Plates 76 and 78 function as a frame for the various elements forming the present invention. The frame is movable relative to the bagging machine due to the fact that bolts 84 are movable in slots 74 of arms 70 and 72. In order to adjust the position of the plates 76 and 78 relative to the tea bagging machine, there is provided a screw element which is in threaded engagement with horizontal frame element 6 of the tea bagging machine. One end of screw element 90 has a cylindrical extension 92 which extends through a bar 94 connected to and extending between plates 76 and 78. The screw element 90 is journaled in bar element 94 and has a collar 95 and '96 disposed on opposite sides of bar 94. Formed integral with screw element 90 is a knurled head 97 whereby the It is believed from the tea-bagging machine depending upon the direc- As explained hereinafter the reason for providing the aforesaid means for manually adjusting the position of side plates 76 and 78 relative to the tea bagging machine is to place the present invention in register with the sealing rolls of the tea bagging machine proper.
The mechanism carried by plates 76 and 78 will now be described in detail.
.lournaled in side plates 76 and 78 is a shaft 100 provided at one end with a sprocket 102 over which rides a chain 104. -Chain 104 is connected to sprocket 54 and thus is driven in a predetermined time relation with the sealing rolls of the tea bagging machine. An idler sprocket 106 meshes with chain 104. Sprocket 106 is carried by a pivoted arm 107. A tension spring 108 connected at one end to arm 107 and at the other end to the frame of the bagging machine acts to pull arm 107 downward so that sprocket 106 will keep chain 104 taut when the frame elements 76 and 78 are moved toward or away from the baggingmachine. Carried on shaft 100 are two collars 110 and 112 between which is frictionally sandwiched a'knife or perforating element 114. The edge of knife element 114 is serrated for a predetermined distance as at 116. Also carried by shaft 100 is a gear 118 which drives a gear 120 carried by a shaft 122. Shaft 122 is also journaled in plates 76 and 78. Affixed to shaft 122 is a roller 124 having a circumferentially extending groove 126 for receiving the edge of knife element 114..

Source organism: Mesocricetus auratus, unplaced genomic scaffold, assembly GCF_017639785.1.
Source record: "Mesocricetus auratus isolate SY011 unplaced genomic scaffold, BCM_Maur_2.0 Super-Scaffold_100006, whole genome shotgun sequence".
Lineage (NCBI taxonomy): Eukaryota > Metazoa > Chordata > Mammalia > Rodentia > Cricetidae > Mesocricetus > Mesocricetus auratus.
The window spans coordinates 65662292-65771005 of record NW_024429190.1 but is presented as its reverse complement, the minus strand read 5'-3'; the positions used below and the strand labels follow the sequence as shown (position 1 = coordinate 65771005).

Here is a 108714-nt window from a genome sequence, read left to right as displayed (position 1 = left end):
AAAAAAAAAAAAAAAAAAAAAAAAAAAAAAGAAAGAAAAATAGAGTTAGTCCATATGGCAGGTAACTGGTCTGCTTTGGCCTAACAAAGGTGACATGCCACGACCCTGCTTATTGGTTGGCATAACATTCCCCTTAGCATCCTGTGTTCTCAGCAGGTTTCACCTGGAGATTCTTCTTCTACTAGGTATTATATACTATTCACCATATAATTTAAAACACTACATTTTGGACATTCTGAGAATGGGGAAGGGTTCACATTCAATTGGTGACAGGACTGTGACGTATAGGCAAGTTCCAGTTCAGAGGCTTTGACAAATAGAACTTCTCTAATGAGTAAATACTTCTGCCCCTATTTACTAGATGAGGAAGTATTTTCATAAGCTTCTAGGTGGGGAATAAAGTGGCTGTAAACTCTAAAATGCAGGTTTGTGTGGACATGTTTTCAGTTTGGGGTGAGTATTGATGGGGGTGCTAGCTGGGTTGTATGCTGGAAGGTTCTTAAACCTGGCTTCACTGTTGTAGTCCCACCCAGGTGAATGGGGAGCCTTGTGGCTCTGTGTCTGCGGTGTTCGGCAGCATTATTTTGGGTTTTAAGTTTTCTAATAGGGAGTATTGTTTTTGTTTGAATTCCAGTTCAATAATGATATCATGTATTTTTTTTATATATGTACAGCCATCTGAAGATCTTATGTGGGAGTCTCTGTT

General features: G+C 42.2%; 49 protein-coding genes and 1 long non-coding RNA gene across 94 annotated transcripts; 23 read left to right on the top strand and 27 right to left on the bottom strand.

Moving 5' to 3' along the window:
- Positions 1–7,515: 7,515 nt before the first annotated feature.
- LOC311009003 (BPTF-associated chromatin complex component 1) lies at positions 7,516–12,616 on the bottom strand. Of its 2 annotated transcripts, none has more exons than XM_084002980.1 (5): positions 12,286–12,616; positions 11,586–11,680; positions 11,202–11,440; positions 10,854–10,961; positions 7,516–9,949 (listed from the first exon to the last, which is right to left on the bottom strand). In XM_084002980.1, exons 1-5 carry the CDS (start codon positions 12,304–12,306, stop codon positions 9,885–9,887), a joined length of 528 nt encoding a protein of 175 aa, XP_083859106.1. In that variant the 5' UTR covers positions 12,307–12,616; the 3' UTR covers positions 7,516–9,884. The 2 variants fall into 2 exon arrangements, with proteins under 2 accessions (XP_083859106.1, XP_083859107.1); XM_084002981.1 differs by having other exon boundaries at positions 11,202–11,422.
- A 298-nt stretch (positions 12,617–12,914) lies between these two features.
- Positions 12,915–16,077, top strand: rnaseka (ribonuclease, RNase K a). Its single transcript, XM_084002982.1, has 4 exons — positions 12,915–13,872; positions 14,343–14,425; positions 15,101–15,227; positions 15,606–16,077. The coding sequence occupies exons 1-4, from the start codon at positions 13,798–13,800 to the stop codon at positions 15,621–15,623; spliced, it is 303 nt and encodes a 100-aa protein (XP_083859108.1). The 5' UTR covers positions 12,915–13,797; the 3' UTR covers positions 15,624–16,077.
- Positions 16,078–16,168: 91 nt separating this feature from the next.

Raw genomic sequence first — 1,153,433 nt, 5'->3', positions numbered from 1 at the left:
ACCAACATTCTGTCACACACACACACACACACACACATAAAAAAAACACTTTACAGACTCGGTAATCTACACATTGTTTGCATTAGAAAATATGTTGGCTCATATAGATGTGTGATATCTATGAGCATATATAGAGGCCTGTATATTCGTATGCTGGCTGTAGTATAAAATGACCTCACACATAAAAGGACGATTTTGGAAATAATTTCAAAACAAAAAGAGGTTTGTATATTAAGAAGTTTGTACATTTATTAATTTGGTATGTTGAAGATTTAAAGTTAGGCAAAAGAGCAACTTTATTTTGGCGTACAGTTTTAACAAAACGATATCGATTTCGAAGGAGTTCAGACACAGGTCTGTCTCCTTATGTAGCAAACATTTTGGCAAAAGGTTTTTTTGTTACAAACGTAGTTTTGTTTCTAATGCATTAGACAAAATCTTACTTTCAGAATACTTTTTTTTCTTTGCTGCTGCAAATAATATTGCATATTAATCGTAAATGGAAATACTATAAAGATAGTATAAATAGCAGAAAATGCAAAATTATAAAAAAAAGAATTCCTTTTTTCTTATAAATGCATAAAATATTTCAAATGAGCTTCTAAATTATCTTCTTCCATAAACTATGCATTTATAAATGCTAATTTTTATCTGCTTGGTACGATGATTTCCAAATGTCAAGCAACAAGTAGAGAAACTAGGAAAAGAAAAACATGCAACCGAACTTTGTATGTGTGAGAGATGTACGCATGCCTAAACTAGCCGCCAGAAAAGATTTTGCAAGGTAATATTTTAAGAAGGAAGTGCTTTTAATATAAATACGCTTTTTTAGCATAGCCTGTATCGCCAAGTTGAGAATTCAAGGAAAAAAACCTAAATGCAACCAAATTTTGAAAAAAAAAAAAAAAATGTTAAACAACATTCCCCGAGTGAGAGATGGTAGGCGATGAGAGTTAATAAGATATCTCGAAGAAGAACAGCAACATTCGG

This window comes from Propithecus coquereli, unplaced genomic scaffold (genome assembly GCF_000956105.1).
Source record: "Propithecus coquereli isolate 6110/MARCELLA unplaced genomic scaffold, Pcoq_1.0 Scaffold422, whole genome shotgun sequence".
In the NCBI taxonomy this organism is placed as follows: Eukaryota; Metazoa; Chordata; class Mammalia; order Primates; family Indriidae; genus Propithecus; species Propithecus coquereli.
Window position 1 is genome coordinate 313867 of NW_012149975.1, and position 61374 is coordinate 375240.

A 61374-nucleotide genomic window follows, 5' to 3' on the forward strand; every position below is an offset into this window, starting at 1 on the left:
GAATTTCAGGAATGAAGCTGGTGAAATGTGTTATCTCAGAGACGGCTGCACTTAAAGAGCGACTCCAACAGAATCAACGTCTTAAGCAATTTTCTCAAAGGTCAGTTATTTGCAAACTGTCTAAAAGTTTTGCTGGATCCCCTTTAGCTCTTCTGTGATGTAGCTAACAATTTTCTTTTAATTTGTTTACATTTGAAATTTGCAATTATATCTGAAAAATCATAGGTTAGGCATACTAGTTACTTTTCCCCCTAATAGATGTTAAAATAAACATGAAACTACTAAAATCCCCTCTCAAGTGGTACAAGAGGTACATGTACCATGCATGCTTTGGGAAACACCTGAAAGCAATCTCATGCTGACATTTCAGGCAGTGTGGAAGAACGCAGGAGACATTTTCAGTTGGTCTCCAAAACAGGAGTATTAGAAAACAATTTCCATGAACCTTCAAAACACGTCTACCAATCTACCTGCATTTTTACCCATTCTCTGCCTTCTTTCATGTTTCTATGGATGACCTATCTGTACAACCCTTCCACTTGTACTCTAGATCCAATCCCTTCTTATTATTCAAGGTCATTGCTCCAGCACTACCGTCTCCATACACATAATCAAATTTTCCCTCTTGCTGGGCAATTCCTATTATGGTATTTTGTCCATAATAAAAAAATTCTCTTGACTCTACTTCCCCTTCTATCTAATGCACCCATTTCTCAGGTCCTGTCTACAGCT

Gear 120 meshes with a gear 128 carried by a shaft 13.0. Mounted on shaft 130 is a'roller 132 having a pair of'radially aligned bores 1-34 and 136 and a longitudinally extending'radial slit in which is disposed a knife element .140. Knife element 140 is retained in the 'slit by a spring 142 which is compressed by a screw 144 threaded in bore 134. The spring 142 extends through a bore provided in shaft 130. The cutting edge of knife element 140 is provided with two \l-shaped notches 141 so as to form three spaced transversely extending slits or cuts on the paper strip with which it comes in contact.
Roller 124 is also provided with a second axially extending groove 149 to receive the edge of knife element 140.
Gear 120 also meshes with an idler gear 148 carried by a stub shaft 159. Gear 148 meshes with a gear 152, carried by a shaft 154. Shaft 154 is journaled in side plate 76 and terminates less than half way between plate 76 and plate 78. Attached to the inner end of shaft 154 is a circular plate or wheel 156 (Figs. 4, 5 and l2). Spaced from wheel 156 is an identical wheel 158. Wheel 156 is connected to wheel 158 by two shafts 160 and 162 and screwbolts 163. Shaft 160 is provided with a rotatable sleeve 164. The spacing between the two wheels 156 and 158 is slightly larger than the width of the paper strip to be processed by the mechanism now being described.
Attached to the opposite end of shaft 122 outside of side plate 78 is a large gear 170. Gear meshes with a small gear 172 and a large gear 174-. Small gear 172 is mounted on a shaft 176 which is journaled in side plates 76 and 78.